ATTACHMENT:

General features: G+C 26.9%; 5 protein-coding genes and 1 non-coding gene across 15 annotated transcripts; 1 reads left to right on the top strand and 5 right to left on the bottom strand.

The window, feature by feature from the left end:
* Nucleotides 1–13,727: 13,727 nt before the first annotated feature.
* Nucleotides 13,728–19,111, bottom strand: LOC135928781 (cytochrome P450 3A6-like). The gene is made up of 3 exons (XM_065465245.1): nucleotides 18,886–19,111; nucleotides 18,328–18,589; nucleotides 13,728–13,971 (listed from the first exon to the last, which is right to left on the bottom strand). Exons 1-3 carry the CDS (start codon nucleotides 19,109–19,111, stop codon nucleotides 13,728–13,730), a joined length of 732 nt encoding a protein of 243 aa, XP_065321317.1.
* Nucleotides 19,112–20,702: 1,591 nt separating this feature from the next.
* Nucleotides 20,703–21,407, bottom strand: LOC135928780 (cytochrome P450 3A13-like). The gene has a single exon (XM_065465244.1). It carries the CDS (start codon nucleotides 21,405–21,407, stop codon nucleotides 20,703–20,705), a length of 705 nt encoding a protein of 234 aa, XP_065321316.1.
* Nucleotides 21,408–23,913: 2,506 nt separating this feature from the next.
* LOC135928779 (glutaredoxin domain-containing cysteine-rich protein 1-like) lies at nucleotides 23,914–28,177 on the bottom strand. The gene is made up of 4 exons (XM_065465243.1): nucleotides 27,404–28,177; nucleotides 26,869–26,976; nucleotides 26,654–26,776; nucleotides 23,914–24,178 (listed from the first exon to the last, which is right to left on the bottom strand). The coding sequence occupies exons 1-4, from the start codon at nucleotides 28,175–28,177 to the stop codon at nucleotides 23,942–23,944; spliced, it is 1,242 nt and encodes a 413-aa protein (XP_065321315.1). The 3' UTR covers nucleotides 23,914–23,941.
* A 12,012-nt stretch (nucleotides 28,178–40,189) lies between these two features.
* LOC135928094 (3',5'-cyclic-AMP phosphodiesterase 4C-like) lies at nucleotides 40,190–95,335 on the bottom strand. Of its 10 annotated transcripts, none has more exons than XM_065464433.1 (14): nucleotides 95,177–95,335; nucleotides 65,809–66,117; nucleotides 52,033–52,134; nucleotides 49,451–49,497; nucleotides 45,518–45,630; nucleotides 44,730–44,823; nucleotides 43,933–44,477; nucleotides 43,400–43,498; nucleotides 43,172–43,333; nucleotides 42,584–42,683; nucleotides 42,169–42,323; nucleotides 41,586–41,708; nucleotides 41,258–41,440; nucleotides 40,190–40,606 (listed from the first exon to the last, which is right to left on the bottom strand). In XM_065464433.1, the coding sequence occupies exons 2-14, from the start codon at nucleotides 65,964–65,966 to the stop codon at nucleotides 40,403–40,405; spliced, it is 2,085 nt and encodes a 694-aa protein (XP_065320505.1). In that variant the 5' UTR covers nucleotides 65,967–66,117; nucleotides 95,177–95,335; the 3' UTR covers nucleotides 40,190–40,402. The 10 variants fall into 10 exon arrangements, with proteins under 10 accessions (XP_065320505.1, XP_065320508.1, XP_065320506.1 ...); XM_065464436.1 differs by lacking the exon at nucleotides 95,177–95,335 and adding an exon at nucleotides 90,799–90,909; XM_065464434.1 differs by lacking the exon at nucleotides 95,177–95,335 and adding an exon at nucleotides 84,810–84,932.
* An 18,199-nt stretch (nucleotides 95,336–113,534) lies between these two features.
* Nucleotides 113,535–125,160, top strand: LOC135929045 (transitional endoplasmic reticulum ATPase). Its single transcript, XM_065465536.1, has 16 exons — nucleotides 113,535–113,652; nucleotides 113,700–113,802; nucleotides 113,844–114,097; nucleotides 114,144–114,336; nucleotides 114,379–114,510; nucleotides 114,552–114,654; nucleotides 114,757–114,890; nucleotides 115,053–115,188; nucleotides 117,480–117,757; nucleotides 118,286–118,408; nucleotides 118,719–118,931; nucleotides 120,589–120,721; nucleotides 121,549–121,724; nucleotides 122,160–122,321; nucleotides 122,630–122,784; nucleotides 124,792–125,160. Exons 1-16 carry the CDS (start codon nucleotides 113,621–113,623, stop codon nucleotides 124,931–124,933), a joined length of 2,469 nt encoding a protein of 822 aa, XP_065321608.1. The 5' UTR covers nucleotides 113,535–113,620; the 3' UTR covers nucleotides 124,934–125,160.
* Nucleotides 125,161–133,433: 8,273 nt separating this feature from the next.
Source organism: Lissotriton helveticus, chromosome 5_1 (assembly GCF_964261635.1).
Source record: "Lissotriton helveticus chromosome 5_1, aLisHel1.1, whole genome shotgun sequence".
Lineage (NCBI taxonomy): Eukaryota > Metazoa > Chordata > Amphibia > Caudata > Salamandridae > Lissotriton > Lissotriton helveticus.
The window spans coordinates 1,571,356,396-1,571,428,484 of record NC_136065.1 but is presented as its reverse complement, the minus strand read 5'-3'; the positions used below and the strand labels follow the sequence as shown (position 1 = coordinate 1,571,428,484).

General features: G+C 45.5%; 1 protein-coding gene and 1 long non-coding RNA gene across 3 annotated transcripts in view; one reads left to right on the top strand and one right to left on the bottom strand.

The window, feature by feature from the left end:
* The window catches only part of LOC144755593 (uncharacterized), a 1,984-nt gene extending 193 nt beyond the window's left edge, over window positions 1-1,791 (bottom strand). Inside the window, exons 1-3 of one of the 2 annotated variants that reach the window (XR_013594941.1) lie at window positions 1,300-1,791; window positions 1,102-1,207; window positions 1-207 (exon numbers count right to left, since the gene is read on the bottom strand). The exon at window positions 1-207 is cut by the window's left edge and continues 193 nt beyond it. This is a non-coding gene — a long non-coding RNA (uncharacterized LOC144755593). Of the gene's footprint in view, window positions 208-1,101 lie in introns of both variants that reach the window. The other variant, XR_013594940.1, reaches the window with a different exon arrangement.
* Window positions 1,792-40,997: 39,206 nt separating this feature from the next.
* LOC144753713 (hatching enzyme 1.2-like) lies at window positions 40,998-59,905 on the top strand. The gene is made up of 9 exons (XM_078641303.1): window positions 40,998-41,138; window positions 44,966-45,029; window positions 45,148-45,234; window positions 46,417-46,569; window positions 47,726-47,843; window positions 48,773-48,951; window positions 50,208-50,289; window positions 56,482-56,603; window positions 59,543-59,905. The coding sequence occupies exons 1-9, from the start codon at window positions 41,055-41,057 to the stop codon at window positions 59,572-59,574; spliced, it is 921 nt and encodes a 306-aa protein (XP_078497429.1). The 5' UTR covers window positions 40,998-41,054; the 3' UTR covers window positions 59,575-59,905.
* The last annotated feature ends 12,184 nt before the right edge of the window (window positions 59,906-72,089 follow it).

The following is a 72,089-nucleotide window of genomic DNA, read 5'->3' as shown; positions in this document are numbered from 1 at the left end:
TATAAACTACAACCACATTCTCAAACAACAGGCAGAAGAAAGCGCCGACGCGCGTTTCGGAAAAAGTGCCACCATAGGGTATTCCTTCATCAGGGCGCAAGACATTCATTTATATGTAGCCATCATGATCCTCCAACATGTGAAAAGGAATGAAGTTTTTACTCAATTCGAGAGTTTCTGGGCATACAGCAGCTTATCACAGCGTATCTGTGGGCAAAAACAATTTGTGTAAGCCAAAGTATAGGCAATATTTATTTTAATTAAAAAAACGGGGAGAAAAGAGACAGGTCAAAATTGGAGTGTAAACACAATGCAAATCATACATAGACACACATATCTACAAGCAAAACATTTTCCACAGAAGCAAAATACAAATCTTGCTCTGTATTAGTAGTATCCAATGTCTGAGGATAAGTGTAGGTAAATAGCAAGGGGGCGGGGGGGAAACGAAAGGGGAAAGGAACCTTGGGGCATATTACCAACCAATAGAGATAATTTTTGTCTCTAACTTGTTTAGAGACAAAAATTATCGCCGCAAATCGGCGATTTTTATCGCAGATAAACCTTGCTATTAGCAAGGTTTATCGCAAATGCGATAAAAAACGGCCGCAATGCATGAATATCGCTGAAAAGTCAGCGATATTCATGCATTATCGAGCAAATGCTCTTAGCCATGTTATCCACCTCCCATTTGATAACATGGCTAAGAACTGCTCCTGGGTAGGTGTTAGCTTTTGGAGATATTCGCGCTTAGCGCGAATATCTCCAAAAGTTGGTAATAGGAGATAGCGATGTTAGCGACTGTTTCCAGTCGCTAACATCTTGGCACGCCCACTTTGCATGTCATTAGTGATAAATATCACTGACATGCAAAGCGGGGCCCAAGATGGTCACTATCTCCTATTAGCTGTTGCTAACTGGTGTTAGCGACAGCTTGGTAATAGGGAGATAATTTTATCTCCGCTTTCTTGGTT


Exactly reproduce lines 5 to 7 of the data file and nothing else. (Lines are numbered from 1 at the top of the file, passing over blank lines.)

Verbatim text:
* Nucleotides 19,112–20,702: 1,591 nt separating this feature from the next.
* Nucleotides 20,703–21,407, bottom strand: LOC135928780 (cytochrome P450 3A13-like). The gene has a single exon (XM_065465244.1). It carries the CDS (start codon nucleotides 21,405–21,407, stop codon nucleotides 20,703–20,705), a length of 705 nt encoding a protein of 234 aa, XP_065321316.1.
* Nucleotides 21,408–23,913: 2,506 nt separating this feature from the next.